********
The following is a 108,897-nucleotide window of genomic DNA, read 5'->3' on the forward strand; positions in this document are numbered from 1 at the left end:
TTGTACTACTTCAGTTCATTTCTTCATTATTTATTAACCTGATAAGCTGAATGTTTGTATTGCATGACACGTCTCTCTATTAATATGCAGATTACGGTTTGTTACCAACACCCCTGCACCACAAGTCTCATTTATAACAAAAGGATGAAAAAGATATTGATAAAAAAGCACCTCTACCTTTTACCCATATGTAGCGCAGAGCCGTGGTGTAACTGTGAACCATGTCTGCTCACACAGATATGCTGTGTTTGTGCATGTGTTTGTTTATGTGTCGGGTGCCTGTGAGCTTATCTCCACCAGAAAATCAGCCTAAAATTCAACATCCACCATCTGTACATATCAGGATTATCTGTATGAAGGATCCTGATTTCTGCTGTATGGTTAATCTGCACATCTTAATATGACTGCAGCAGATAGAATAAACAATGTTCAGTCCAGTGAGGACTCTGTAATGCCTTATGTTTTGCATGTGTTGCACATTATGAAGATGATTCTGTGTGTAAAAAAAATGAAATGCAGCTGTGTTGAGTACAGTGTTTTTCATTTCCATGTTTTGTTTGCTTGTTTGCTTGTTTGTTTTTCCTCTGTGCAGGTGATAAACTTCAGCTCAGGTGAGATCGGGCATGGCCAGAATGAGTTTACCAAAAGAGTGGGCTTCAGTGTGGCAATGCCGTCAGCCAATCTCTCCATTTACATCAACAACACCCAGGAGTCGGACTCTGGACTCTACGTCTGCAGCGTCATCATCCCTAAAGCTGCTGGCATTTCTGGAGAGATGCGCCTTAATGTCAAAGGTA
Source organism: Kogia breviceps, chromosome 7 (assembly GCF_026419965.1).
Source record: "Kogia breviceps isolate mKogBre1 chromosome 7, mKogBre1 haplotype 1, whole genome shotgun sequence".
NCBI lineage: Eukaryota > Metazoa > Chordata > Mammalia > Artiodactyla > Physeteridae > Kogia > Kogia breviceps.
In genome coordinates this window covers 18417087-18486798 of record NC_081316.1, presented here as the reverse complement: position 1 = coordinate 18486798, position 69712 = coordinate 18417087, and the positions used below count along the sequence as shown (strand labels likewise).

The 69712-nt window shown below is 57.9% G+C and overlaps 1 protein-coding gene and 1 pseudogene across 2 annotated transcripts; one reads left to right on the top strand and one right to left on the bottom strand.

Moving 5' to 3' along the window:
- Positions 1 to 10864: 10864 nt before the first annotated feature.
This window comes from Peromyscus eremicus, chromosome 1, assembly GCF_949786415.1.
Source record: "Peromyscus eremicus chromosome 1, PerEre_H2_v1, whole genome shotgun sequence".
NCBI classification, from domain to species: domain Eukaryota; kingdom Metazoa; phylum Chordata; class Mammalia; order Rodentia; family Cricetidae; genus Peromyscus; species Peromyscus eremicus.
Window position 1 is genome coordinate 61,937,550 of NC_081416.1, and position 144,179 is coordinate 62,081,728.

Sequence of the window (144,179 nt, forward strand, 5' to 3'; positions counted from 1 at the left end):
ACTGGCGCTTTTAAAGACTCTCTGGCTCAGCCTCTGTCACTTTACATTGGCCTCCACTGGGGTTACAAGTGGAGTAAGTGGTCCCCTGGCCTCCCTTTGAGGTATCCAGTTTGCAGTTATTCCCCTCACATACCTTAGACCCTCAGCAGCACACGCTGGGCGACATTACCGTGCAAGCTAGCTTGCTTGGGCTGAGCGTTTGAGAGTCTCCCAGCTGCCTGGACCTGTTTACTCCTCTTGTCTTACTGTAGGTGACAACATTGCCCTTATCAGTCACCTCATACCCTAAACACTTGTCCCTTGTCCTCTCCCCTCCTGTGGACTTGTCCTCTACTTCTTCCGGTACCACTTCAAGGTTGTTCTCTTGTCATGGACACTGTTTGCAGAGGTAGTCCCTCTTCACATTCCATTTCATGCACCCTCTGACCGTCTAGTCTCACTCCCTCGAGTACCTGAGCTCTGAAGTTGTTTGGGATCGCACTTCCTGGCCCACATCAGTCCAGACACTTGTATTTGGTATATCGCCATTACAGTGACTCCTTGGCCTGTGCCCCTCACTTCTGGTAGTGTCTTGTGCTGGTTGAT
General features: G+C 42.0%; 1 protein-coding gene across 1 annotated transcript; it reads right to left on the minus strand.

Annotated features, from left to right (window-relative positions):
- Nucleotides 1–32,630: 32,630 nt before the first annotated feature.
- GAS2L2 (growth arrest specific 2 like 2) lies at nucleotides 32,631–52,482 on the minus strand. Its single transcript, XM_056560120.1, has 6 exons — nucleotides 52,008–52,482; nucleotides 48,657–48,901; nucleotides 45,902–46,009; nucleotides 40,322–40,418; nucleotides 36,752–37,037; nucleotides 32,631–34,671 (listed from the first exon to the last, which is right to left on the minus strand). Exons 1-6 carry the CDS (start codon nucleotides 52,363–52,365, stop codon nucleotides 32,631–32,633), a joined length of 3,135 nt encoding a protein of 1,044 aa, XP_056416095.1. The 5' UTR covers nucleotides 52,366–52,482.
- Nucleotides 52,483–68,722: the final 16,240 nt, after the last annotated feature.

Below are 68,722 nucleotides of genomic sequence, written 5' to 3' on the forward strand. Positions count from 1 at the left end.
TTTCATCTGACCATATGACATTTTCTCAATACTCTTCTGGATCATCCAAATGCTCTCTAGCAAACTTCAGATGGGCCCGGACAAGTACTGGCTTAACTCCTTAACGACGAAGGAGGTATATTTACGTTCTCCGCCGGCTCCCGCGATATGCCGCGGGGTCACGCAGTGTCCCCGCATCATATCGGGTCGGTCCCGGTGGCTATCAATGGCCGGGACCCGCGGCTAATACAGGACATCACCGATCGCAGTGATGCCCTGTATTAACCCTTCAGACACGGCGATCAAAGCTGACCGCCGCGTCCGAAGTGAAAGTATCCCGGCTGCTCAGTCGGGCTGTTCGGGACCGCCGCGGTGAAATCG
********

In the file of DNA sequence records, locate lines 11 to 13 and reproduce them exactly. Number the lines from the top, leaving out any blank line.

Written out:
Source record: "Peromyscus eremicus chromosome 1, PerEre_H2_v1, whole genome shotgun sequence".
NCBI classification, from domain to species: domain Eukaryota; kingdom Metazoa; phylum Chordata; class Mammalia; order Rodentia; family Cricetidae; genus Peromyscus; species Peromyscus eremicus.
Window position 1 is genome coordinate 61,937,550 of NC_081416.1, and position 144,179 is coordinate 62,081,728.